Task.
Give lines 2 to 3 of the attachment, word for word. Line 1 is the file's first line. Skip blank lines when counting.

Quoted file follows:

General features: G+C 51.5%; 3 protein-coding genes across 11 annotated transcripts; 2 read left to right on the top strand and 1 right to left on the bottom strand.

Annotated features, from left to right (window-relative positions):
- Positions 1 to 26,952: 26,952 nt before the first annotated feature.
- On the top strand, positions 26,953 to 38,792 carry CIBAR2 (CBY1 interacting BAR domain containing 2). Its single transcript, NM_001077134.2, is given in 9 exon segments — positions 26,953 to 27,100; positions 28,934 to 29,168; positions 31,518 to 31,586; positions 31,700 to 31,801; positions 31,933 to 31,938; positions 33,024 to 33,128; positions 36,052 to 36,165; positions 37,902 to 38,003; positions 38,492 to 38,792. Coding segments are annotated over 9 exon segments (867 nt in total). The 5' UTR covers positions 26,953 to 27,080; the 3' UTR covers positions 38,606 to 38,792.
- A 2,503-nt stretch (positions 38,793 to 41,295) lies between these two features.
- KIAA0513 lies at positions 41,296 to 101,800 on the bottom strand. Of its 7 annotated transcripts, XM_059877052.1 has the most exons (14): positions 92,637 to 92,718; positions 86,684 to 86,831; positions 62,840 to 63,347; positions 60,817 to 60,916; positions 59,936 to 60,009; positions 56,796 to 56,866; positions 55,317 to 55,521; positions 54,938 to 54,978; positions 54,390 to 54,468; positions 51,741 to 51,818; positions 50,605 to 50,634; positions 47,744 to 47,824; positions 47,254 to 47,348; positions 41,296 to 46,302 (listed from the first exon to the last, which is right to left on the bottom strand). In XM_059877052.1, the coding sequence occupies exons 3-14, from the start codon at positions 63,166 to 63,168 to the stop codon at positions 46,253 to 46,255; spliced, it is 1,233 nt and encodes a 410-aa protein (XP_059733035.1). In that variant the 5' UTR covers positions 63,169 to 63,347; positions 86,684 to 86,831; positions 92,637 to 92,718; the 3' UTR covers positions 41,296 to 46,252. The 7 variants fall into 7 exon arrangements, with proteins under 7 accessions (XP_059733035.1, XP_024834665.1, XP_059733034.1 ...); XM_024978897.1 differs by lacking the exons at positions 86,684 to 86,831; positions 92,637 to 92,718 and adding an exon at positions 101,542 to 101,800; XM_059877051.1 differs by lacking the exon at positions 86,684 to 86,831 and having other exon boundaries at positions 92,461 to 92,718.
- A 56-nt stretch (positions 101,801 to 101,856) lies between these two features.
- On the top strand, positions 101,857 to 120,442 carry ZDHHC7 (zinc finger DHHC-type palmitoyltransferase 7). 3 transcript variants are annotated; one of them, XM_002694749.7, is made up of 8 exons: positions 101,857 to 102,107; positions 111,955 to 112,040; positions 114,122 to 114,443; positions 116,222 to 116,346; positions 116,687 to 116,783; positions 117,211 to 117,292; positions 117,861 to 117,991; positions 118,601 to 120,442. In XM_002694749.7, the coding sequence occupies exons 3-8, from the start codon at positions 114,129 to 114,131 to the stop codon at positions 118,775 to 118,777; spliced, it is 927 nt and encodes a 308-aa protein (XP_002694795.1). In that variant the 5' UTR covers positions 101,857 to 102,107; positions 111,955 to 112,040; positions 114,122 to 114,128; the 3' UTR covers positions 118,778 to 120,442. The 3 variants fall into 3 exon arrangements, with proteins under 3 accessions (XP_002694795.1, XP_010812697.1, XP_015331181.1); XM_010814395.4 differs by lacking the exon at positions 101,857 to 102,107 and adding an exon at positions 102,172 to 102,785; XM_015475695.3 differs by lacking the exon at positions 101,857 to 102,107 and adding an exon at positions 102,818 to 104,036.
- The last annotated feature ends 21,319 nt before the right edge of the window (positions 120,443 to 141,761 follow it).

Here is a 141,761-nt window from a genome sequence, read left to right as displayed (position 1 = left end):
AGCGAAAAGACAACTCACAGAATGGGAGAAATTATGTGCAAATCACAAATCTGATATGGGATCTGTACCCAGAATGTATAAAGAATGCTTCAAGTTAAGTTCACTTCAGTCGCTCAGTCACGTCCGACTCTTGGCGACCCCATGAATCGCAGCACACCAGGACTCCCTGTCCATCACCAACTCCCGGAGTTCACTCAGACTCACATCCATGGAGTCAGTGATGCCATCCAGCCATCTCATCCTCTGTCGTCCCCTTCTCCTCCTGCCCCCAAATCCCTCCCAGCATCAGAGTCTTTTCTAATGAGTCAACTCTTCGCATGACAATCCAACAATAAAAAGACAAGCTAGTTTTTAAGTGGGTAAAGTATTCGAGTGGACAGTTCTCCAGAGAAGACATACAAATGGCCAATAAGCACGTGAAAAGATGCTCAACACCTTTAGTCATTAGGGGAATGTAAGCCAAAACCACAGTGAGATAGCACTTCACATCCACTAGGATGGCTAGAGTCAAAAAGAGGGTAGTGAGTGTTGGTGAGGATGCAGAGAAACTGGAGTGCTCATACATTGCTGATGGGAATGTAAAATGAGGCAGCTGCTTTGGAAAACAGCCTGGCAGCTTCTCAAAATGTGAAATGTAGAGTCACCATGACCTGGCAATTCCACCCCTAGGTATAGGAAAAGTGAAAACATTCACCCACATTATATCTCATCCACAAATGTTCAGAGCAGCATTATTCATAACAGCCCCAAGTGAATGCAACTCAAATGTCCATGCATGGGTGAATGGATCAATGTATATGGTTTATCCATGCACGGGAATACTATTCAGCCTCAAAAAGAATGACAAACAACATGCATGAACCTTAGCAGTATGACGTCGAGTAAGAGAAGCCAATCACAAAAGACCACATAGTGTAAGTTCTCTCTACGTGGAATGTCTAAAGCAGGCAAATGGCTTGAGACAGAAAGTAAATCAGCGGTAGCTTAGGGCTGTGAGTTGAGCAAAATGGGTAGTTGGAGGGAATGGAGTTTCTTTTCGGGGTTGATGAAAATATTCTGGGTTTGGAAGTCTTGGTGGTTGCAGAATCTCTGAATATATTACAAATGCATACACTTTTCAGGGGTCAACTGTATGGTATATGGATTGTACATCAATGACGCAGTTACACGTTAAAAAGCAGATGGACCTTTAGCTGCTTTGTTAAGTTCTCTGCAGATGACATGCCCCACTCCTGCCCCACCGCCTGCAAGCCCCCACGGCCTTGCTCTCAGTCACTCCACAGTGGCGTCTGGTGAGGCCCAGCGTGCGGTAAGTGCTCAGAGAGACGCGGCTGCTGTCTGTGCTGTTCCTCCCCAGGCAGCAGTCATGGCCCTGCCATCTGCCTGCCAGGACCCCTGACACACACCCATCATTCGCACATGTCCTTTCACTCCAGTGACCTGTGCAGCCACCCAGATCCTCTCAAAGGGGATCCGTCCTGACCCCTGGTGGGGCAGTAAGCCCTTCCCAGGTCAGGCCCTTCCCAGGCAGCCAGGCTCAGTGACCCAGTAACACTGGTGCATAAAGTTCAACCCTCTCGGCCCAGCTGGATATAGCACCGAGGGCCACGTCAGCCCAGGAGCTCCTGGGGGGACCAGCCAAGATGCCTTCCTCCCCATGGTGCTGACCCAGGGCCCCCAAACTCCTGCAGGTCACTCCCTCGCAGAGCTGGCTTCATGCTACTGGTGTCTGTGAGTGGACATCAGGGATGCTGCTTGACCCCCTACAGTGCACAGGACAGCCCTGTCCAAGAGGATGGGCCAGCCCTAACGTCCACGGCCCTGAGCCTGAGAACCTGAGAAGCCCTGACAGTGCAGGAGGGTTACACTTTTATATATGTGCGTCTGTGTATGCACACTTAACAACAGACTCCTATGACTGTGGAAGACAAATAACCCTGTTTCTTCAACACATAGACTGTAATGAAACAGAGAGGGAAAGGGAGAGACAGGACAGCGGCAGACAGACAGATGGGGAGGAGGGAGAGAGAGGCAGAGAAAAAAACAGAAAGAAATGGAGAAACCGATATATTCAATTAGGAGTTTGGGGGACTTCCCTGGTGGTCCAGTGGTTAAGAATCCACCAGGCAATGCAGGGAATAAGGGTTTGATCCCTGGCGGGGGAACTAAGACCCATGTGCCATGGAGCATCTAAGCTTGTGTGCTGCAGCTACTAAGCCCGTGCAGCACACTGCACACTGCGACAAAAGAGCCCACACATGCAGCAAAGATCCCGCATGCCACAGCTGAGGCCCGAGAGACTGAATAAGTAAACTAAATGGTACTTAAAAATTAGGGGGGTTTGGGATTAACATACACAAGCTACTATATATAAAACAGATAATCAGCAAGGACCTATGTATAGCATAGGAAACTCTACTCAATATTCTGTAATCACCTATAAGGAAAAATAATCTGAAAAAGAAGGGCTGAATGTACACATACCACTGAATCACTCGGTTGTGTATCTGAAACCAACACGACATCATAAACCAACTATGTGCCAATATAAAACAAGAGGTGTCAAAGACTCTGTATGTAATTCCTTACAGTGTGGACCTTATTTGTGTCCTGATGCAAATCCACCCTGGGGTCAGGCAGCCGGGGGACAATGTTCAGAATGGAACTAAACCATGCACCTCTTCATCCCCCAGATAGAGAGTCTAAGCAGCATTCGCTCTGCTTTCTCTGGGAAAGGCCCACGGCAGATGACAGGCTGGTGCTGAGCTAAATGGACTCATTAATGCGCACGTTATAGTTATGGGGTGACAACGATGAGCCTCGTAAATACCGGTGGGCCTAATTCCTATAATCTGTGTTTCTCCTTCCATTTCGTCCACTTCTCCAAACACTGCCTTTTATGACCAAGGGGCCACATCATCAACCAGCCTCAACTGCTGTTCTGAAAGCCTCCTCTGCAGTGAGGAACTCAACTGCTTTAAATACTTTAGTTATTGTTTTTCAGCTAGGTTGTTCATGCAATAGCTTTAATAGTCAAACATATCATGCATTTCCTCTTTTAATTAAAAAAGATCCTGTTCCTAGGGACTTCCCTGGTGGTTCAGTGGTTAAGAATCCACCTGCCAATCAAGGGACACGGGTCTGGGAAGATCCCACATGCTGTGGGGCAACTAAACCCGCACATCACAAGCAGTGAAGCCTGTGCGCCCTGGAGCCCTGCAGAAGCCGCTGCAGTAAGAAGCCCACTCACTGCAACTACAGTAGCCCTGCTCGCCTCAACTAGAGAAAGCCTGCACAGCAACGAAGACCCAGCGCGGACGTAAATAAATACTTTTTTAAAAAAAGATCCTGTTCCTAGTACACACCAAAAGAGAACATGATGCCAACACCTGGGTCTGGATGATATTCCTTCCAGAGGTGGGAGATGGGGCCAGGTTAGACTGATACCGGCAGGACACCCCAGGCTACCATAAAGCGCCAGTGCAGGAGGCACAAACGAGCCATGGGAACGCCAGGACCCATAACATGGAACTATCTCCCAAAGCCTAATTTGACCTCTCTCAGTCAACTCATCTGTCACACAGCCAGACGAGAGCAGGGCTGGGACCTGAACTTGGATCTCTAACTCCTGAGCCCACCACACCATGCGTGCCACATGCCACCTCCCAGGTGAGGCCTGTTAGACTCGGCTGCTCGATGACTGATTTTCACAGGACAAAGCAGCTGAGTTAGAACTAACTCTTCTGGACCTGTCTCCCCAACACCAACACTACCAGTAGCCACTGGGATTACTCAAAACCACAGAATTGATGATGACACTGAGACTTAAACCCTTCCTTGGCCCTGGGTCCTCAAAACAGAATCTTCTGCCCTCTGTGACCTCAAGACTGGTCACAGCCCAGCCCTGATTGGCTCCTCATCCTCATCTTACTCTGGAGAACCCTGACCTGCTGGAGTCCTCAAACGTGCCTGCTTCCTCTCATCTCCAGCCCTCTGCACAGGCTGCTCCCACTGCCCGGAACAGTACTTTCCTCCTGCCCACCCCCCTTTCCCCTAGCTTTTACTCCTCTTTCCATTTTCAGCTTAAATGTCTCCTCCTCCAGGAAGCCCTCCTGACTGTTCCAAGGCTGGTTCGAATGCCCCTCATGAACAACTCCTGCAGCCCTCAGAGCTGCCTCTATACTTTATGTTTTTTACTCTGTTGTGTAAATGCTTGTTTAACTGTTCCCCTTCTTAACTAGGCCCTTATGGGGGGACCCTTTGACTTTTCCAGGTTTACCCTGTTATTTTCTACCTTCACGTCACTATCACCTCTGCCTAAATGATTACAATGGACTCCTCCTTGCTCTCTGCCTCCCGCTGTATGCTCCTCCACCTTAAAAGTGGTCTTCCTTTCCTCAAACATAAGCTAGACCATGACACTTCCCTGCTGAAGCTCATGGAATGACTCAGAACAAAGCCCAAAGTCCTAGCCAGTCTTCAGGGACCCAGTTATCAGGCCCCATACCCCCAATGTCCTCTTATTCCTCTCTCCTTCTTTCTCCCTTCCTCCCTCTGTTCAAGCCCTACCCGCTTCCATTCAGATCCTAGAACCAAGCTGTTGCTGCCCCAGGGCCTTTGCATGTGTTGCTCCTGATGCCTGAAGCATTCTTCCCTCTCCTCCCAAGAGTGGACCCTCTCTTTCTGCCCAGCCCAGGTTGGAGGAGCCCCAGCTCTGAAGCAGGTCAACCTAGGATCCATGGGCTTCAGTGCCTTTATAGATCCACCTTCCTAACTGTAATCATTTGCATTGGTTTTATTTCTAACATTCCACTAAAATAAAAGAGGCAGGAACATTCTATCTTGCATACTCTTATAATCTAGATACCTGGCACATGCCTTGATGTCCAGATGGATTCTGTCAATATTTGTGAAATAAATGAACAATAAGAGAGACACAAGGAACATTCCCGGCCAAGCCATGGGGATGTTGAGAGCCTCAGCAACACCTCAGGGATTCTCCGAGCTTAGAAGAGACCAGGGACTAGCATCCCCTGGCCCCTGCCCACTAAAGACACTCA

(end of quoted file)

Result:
Annotated features, from left to right (window-relative positions):
- Positions 1 to 26,952: 26,952 nt before the first annotated feature.